In her movies, Anjali Menon always enjoys exploring multiple dimensions of a set of people with similarities. In Bangalore Days, it was the cousins; in Koode, it was the siblings; and in Usthad Hotel, I think it was the generations. She somehow creates a tribe and then communicates their emotional journey from a low point to a more sorted position in their life. In her new movie Wonder Women, which deals with pregnant women’s emotional journey, she applies this formula again to create a film that manages to place each character beautifully, even with a limited run time of 100 minutes.
Sumana is a center run by a woman named Nanditha who helps pregnant women deal with all kinds of pressures and anxieties they might have during their pregnancy. In her new batch, Nandita has 6 women, including her staff at Sumana, Gracy. Nora, a spirited entrepreneur from Bangalore, was the first to join. Then there is Saya, a singer who is in a live-in relationship with her partner. Veni is a married Tamilian who is accompanied by her mother-in-law to the center. Jaya is a Marathi woman whose pregnancy has certain complications, and then we have Mini, a single mother who is parallelly dealing with a legal struggle. How these women with diverse backgrounds and different kinds of pregnancy connected with one another are the core of Wonder Women.
As she said in her interviews, just like all the other films from Anjali Menon, this one is about hope. What I enjoyed about this film is how it is not trying to antagonize anyone. In the film’s early parts, Veni’s mother-in-law is presented as an outsider, and Anjali isn’t trying to keep her like that till the end. The empathetic gaze towards that character from the writer makes her a part of the team quickly. And also, the men in the movie are given an opportunity to express their vulnerability and ignorance without getting judged. In certain ways, one can say that pregnancy is a mere tool that Anjali Menon uses to put several characters under one roof to show how sharing and bonding can help one heal.
Nadiya Moidu’s Nanditha is someone who has decided to channel her pain into something helpful for others. A Veteran like Nadiya Moidu fits the part, and those glances of understanding looked very authentic. As the easily gelling Nora, Nithya Menen has that energy one would associate with that character. Padmapriya, as Veni, was perhaps the most “typical” pregnant woman in the lot, and she represented the issues of that category very effectively. Parvathy Thiruvothu, as Mini, played the single mother in the group, and she made the viewer feel for her character even though the exposition was extremely minimal. Sayanora Philip, as the hippy singer Saya is the one who lightens the mood. Archana Padmini, as Gracy, has relatively minimal space, but her seniority as a mother gives her a space in the group. My favorite performance was from Amruta Subhash. From the culture and language barrier to the fear of a complicated pregnancy, a lot is happening around Jaya during the course of the movie. And Amruta Subhash pulled off that character transition so beautifully.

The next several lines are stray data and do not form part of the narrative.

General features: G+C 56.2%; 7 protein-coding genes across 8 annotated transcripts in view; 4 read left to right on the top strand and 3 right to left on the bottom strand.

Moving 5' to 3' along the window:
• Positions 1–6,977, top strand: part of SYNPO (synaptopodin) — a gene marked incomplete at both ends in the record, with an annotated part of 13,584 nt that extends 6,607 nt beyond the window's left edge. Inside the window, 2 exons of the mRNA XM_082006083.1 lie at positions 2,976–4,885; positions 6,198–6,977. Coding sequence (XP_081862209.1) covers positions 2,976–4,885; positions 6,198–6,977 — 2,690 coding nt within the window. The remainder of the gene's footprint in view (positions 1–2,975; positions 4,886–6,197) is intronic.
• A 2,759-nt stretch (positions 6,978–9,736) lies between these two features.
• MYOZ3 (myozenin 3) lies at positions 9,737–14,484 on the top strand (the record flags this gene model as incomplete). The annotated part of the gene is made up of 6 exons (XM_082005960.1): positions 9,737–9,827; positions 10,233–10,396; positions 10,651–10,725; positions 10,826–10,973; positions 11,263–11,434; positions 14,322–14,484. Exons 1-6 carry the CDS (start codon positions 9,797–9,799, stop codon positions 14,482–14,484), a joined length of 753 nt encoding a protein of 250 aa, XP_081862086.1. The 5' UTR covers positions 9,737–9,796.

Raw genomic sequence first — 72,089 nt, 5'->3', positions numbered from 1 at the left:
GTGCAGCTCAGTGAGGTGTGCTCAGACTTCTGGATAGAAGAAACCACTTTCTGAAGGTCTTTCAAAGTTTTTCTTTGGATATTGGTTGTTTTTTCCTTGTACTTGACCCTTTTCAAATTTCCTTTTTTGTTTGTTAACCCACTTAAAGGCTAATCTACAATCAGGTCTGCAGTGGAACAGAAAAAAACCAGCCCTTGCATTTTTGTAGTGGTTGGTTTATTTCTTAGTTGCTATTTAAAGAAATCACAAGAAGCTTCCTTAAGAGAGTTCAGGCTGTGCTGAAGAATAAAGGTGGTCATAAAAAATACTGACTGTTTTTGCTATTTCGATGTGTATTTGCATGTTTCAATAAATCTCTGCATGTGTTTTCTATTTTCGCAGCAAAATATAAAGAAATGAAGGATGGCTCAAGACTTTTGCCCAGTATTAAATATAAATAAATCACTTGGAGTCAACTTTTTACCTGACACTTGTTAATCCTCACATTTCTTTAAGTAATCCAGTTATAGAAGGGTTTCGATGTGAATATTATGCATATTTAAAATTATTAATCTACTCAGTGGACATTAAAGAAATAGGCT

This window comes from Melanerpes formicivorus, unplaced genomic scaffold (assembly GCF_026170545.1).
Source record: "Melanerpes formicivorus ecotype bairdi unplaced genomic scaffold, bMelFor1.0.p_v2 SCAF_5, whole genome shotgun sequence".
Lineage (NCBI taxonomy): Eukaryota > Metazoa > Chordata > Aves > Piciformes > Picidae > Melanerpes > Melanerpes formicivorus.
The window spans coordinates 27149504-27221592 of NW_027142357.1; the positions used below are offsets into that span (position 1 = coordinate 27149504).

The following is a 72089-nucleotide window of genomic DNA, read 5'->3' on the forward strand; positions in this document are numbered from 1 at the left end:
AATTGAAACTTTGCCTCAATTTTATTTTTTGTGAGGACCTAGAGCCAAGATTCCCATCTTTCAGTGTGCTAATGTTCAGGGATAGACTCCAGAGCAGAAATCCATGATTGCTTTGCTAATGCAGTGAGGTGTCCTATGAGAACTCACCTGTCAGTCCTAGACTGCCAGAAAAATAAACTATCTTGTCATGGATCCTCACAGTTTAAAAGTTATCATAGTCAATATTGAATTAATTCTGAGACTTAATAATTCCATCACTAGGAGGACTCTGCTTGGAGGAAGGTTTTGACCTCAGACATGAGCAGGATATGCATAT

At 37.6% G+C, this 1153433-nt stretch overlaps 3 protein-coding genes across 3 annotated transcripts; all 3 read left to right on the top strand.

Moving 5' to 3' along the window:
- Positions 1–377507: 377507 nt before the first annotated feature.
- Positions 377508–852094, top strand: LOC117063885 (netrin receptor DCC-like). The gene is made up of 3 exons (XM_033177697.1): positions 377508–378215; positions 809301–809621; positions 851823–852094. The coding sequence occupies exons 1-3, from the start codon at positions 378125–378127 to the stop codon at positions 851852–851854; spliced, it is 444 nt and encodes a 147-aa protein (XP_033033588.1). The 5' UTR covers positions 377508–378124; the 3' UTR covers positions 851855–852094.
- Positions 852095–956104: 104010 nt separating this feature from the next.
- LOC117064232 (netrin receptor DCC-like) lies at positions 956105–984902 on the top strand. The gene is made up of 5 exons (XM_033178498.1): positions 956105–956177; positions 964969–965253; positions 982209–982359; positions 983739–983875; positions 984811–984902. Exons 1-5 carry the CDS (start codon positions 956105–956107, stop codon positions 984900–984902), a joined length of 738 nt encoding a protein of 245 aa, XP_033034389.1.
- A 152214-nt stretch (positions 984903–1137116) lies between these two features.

The writing is doing the trick for every Anjali Menon film, and her movies are flooded with characters. In Wonder Women also, she has divided several problems among that large pool of characters, and the chances of one finding a moment of relatability are extremely high. The scene where Veni’s husband talks about why a seemingly simple act of love isn’t comfortable for him allows the movie to address masculinity differently. Anjali’s way of placing hope in the climax doesn’t look far too unreal due to how she depicts her characters’ challenges in a realistic way. The cinematography by Manesh Madhavan has a calmer tone with frames that are mostly lit flat. Praveen Prabhakar’s cuts maintain a tempo that somewhere keeps you in that enthusiastic zone, which the movie wants you to be in. The signature Govind Vasantha-style background score suits the mood of the film.
The feel-good emotion created by Anjali Menon’s films has always been very distinct, mainly due to how she explores her characters. Rather than romanticizing pain, it was more like acknowledging it and moving on. That fundamental nature of her writing is still there, and with many wonderfully written characters, she manages to create yet another movie that connects with the viewer.
With many wonderfully written characters, she manages to create yet another movie that connects with the viewer.
Green: Recommended Content
Orange: The In-Between Ones
Red: Not Recommended